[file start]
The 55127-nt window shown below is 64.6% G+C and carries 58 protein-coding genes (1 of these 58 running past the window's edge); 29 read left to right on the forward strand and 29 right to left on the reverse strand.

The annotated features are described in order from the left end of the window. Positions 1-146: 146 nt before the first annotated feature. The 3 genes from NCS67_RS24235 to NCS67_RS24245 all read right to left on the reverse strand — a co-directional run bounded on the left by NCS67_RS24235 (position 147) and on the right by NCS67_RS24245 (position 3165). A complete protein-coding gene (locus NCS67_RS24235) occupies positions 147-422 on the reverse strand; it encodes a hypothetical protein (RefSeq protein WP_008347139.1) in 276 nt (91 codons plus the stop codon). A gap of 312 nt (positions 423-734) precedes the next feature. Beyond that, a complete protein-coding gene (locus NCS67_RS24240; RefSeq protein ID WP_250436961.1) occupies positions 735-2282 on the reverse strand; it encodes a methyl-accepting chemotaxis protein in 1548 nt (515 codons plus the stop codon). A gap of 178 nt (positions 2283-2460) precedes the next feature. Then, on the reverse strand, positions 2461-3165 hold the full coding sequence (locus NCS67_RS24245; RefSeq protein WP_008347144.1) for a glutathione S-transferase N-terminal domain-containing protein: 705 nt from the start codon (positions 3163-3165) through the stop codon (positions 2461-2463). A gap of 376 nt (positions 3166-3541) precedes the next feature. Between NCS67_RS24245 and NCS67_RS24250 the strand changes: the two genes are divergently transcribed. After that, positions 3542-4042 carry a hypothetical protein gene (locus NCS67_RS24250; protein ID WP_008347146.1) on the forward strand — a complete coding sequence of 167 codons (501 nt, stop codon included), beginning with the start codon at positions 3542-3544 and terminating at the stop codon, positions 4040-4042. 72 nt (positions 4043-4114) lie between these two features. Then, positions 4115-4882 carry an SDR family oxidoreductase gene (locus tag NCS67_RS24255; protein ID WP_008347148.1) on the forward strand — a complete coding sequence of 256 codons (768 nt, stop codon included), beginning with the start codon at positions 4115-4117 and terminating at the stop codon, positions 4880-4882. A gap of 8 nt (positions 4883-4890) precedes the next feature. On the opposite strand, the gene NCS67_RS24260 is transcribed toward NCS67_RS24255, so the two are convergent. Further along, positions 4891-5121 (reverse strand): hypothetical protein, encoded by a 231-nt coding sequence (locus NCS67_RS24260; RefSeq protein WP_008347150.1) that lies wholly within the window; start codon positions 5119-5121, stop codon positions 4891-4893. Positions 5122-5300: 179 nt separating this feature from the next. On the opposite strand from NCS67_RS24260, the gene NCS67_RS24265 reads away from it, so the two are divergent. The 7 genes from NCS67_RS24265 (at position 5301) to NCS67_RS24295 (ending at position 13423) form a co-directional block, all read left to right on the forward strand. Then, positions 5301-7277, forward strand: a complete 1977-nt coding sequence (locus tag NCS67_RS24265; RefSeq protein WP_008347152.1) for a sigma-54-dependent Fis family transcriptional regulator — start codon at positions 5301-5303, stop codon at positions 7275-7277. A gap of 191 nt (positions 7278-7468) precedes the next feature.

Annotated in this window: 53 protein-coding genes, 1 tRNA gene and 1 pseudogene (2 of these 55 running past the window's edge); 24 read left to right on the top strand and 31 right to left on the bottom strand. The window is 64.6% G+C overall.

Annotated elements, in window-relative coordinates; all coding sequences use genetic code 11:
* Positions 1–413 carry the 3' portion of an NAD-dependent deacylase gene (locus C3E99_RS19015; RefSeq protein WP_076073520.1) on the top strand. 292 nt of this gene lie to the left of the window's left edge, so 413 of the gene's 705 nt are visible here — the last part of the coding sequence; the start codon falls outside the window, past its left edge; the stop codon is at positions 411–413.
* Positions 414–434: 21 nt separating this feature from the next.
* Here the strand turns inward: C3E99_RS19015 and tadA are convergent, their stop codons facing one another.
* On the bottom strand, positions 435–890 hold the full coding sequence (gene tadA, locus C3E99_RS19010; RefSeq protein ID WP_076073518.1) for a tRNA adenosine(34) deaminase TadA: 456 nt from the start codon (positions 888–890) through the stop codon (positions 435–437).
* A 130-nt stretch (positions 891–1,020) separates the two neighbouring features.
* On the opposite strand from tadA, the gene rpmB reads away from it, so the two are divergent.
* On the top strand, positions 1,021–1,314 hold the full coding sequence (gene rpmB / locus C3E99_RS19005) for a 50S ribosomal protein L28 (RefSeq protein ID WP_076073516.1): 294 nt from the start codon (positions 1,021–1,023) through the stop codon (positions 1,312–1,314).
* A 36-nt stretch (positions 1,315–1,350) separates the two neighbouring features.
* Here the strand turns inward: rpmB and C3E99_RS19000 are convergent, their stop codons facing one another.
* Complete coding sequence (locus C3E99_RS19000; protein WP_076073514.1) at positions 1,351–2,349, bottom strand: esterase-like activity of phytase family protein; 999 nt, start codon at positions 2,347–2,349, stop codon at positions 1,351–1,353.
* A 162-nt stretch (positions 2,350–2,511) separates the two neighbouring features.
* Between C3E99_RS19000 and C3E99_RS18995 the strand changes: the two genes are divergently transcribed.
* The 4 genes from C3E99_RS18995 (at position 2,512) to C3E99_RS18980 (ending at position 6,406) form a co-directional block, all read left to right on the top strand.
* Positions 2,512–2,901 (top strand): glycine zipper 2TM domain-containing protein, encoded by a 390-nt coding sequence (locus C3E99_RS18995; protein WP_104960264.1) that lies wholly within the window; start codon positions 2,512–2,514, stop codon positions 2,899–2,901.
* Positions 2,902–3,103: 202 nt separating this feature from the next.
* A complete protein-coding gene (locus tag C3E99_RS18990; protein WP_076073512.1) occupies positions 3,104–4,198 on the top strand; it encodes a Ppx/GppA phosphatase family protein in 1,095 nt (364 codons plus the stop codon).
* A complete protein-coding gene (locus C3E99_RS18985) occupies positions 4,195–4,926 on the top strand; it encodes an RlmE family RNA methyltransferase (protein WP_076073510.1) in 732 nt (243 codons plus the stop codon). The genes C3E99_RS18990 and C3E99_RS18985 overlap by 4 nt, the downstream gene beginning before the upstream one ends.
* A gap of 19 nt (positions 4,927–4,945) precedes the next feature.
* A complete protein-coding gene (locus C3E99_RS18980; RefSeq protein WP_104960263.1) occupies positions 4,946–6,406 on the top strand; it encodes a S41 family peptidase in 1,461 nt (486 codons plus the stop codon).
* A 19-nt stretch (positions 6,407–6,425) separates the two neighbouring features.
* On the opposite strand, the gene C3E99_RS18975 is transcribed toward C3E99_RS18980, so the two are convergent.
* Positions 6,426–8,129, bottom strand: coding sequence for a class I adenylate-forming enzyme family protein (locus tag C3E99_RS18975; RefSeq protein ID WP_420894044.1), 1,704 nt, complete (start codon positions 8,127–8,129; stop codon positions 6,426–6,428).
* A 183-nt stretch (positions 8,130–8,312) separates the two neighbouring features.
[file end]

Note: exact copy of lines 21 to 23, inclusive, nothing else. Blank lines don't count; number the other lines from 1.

* A complete protein-coding gene (locus C3E99_RS18985) occupies positions 4,195–4,926 on the top strand; it encodes an RlmE family RNA methyltransferase (protein WP_076073510.1) in 732 nt (243 codons plus the stop codon). The genes C3E99_RS18990 and C3E99_RS18985 overlap by 4 nt, the downstream gene beginning before the upstream one ends.
* A gap of 19 nt (positions 4,927–4,945) precedes the next feature.
* A complete protein-coding gene (locus C3E99_RS18980; RefSeq protein WP_104960263.1) occupies positions 4,946–6,406 on the top strand; it encodes a S41 family peptidase in 1,461 nt (486 codons plus the stop codon).